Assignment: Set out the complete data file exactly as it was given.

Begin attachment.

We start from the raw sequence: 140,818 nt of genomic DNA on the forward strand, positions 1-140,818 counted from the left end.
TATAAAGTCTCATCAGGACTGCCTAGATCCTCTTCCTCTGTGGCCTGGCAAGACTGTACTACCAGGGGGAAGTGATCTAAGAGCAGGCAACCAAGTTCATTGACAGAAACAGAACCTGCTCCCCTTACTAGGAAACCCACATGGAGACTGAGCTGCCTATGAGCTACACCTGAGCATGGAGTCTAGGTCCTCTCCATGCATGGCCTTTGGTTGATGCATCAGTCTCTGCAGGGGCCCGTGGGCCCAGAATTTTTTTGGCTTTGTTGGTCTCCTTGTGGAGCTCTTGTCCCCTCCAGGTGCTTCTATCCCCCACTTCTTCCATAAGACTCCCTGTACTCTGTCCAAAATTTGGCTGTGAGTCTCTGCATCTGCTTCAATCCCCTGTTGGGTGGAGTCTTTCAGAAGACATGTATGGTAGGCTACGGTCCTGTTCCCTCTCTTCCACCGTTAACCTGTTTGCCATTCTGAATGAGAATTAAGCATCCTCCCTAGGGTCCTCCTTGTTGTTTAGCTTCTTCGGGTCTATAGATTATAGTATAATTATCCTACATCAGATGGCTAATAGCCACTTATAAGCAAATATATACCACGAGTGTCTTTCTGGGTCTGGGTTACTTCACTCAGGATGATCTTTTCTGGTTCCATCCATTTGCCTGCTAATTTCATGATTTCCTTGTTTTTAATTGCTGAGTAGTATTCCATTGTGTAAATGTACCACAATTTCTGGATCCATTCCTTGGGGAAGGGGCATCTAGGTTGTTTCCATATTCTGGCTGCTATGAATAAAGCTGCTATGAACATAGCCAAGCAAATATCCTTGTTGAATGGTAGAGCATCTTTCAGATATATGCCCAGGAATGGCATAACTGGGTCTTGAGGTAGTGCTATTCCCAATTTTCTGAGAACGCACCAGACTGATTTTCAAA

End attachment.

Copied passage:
We start from the raw sequence: 140,818 nt of genomic DNA on the forward strand, positions 1-140,818 counted from the left end.
TATAAAGTCTCATCAGGACTGCCTAGATCCTCTTCCTCTGTGGCCTGGCAAGACTGTACTACCAGGGGGAAGTGATCTAAGAGCAGGCAACCAAGTTCATTGACAGAAACAGAACCTGCTCCCCTTACTAGGAAACCCACATGGAGACTGAGCTGCCTATGAGCTACACCTGAGCATGGAGTCTAGGTCCTCTCCATGCATGGCCTTTGGTTGATGCATCAGTCTCTGCAGGGGCCCGTGGGCCCAGAATTTTTTTGGCTTTGTTGGTCTCCTTGTGGAGCTCTTGTCCCCTCCAGGTGCTTCTATCCCCCACTTCTTCCATAAGACTCCCTGTACTCTGTCCAAAATTTGGCTGTGAGTCTCTGCATCTGCTTCAATCCCCTGTTGGGTGGAGTCTTTCAGAAGACATGTATGGTAGGCTACGGTCCTGTTCCCTCTCTTCCACCGTTAACCTGTTTGCCATTCTGAATGAGAATTAAGCATCCTCCCTAGGGTCCTCCTTGTTGTTTAGCTTCTTCGGGTCTATAGATTATAGTATAATTATCCTACATCAGATGGCTAATAGCCACTTATAAGCAAATATATACCACGAGTGTCTTTCTGGGTCTGGGTTACTTCACTCAGGATGATCTTTTCTGGTTCCATCCATTTGCCTGCTAATTTCATGATTTCCTTGTTTTTAATTGCTGAGTAGTATTCCATTGTGTAAATGTACCACAATTTCTGGATCCATTCCTTGGGGAAGGGGCATCTAGGTTGTTTCCATATTCTGGCTGCTATGAATAAAGCTGCTATGAACATAGCCAAGCAAATATCCTTGTTGAATGGTAGAGCATCTTTCAGATATATGCCCAGGAATGGCATAACTGGGTCTTGAGGTAGTGCTATTCCCAATTTTCTGAGAACGCACCAGACTGATTTTCAAA